Daniel Pitt

"It takes all kinds of people to foster all kinds of children so, please, do not assume you will be rejected before you even apply."

These are the words from Mountain Ash's Daniel Pitt who grew up in foster care and is speaking out as Fostering RCT prepares to mark LGBT Fostering and Adoption Month - by urging potential carers from all walks of life to come forward.

Daniel believes there are people out there, from the LGBT community and beyond, who would love to foster but fear they may be rejected before they even begin.

He said: "More foster carers are needed full stop. That is a given. There are children and young people who cannot live with their birth families who need a safe, secure and loving home, for as long as they need it.

"The traditional mum, dad and 2.4 children is out of date now. It is more important that a family environment is focused on love, support and nurture, rather than how it is made up.

"I think it is important that the range of foster carers available reflect the lifestyles and choices of the children in care they are helping to raise. Every child and young person in care is an individual and it takes all kinds of carers, with different lifestyles, and interests to raise those children."

Daniel, who is now 25, is a keen commentator on Foster Care and LGBT issues. He was aged 12 or 13 and in the care of long-term foster parents Peter and Joan Crisp, of Aberaman, when he realised he was gay.

He kept it to himself and tried, unsuccessfully to secure his own research, information and advice on LGBT issues via his school and libraries.

It was only when Joan found a copy of Attitude magazine in his room when he was about 15 that he began discussing his sexuality openly.

He said: "Joan told me she already knew and that it was fine, she didn't care and she loved me as I was. She told me 'you are you' and helped me come to terms with it.

"Joan and Peter are not LGBT foster carers, but they are experienced carers and incredible people, so they were able to  help me. There are many, many more carers in Fostering RCT like that.

"I think it is important for children in care who are LGBT to be able to have that support and, if more LGBT carers were to come forward, they would  have peers and role models to guide and support them.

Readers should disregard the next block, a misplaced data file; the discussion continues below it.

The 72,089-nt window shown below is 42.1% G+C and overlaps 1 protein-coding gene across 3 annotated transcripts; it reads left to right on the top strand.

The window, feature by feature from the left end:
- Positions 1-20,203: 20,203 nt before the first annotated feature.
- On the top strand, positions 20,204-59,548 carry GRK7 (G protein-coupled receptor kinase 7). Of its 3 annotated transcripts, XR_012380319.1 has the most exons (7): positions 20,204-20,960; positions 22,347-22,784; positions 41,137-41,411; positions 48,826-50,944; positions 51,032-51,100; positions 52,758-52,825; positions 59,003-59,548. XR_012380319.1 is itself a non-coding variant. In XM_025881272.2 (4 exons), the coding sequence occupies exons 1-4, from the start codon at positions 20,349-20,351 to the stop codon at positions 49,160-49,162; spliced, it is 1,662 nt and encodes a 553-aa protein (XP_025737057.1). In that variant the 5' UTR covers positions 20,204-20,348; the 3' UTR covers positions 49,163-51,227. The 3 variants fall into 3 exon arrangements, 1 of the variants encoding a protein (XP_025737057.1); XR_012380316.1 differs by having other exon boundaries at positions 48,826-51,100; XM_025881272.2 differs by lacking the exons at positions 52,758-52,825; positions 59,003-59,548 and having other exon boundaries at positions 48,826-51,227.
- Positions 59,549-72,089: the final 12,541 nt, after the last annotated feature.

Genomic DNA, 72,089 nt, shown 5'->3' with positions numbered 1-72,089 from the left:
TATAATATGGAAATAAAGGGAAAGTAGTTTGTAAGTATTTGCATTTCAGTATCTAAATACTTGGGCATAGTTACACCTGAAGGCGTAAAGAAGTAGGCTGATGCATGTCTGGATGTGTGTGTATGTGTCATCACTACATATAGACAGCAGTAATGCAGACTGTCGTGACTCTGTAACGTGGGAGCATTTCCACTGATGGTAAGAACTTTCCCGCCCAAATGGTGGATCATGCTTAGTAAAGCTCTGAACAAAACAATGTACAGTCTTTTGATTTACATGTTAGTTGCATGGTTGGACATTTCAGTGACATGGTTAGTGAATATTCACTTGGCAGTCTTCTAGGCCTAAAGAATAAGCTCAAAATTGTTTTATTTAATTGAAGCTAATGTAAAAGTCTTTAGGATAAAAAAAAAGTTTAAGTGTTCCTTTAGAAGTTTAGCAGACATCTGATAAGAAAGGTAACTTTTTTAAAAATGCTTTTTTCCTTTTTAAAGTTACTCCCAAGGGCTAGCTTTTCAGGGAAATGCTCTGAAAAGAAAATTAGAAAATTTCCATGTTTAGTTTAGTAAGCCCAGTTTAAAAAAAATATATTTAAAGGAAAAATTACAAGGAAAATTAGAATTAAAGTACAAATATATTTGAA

"That is not to say that LGBT carers should only have LGBT children, it should be a mix. The more people we have available to foster, the more chance we have of matching children with the right family for them."

Cllr Geraint Hopkins, Rhondda Cynon Taf Council's Fostering Champion and Cabinet Member for Children's Services, Equality and the Welsh Language, said: "LGBT Fostering and Adoption Week is an important chance for us to open the doors of Fostering RCT to all.

"We are a Stonewall Top 100 UK employer due to the support we give LGBT  employees and are also a member of New Family Social, the charity which helps create LGBT families through fostering and adoption, who endorse our work and approach.

"We thank Dan for speaking out and showing his support for recruitment. We welcome people from all walks of life to Fostering RCT and completely agree with Dan that the bigger our range of carers, the  better the "choice" children who need care have when it comes to being placed with a family."

Fostering RCT is recruiting now.

It is a Stonewall UK Top 100 employer and a member of New Family Social.

It welcomes new carers, people looking to change professions and also those currently working for other care agencies.

Find out more by visiting www.fosteringrct.co.uk or like the Fostering RCT facebook page for the latest news and information.